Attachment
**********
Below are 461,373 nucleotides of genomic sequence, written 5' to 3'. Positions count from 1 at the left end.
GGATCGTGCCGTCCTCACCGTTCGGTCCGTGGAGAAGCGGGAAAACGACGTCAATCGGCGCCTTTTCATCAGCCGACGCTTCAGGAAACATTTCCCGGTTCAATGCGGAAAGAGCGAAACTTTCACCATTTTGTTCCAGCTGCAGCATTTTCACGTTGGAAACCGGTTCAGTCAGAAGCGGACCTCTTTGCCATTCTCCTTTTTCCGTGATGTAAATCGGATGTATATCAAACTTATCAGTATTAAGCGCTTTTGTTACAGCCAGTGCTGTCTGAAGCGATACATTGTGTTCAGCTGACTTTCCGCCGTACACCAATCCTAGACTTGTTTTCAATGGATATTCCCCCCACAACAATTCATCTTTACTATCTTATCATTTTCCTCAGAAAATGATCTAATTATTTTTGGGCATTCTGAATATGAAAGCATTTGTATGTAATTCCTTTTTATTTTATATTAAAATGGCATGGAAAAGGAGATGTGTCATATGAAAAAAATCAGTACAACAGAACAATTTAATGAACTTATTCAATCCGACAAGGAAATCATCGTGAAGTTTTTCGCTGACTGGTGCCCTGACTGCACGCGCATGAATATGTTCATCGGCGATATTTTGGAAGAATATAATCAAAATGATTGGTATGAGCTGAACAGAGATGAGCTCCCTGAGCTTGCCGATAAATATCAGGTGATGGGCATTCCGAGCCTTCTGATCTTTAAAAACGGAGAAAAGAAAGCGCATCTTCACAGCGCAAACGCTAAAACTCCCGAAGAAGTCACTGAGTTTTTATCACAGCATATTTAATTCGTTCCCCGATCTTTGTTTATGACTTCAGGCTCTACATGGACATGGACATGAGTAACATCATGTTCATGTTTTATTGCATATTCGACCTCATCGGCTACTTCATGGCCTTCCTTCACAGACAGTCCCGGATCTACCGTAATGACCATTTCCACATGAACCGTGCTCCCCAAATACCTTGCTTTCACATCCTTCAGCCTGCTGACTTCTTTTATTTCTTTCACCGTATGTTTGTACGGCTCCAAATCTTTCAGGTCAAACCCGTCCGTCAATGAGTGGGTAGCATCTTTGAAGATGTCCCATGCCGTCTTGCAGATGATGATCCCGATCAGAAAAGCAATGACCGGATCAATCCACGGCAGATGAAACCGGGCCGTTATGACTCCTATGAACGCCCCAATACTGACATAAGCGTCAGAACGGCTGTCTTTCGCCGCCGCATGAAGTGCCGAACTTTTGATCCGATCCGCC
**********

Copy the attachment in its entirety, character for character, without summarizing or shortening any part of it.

Below are 461,373 nucleotides of genomic sequence, written 5' to 3'. Positions count from 1 at the left end.
GGATCGTGCCGTCCTCACCGTTCGGTCCGTGGAGAAGCGGGAAAACGACGTCAATCGGCGCCTTTTCATCAGCCGACGCTTCAGGAAACATTTCCCGGTTCAATGCGGAAAGAGCGAAACTTTCACCATTTTGTTCCAGCTGCAGCATTTTCACGTTGGAAACCGGTTCAGTCAGAAGCGGACCTCTTTGCCATTCTCCTTTTTCCGTGATGTAAATCGGATGTATATCAAACTTATCAGTATTAAGCGCTTTTGTTACAGCCAGTGCTGTCTGAAGCGATACATTGTGTTCAGCTGACTTTCCGCCGTACACCAATCCTAGACTTGTTTTCAATGGATATTCCCCCCACAACAATTCATCTTTACTATCTTATCATTTTCCTCAGAAAATGATCTAATTATTTTTGGGCATTCTGAATATGAAAGCATTTGTATGTAATTCCTTTTTATTTTATATTAAAATGGCATGGAAAAGGAGATGTGTCATATGAAAAAAATCAGTACAACAGAACAATTTAATGAACTTATTCAATCCGACAAGGAAATCATCGTGAAGTTTTTCGCTGACTGGTGCCCTGACTGCACGCGCATGAATATGTTCATCGGCGATATTTTGGAAGAATATAATCAAAATGATTGGTATGAGCTGAACAGAGATGAGCTCCCTGAGCTTGCCGATAAATATCAGGTGATGGGCATTCCGAGCCTTCTGATCTTTAAAAACGGAGAAAAGAAAGCGCATCTTCACAGCGCAAACGCTAAAACTCCCGAAGAAGTCACTGAGTTTTTATCACAGCATATTTAATTCGTTCCCCGATCTTTGTTTATGACTTCAGGCTCTACATGGACATGGACATGAGTAACATCATGTTCATGTTTTATTGCATATTCGACCTCATCGGCTACTTCATGGCCTTCCTTCACAGACAGTCCCGGATCTACCGTAATGACCATTTCCACATGAACCGTGCTCCCCAAATACCTTGCTTTCACATCCTTCAGCCTGCTGACTTCTTTTATTTCTTTCACCGTATGTTTGTACGGCTCCAAATCTTTCAGGTCAAACCCGTCCGTCAATGAGTGGGTAGCATCTTTGAAGATGTCCCATGCCGTCTTGCAGATGATGATCCCGATCAGAAAAGCAATGACCGGATCAATCCACGGCAGATGAAACCGGGCCGTTATGACTCCTATGAACGCCCCAATACTGACATAAGCGTCAGAACGGCTGTCTTTCGCCGCCGCATGAAGTGCCGAACTTTTGATCCGATCCGCC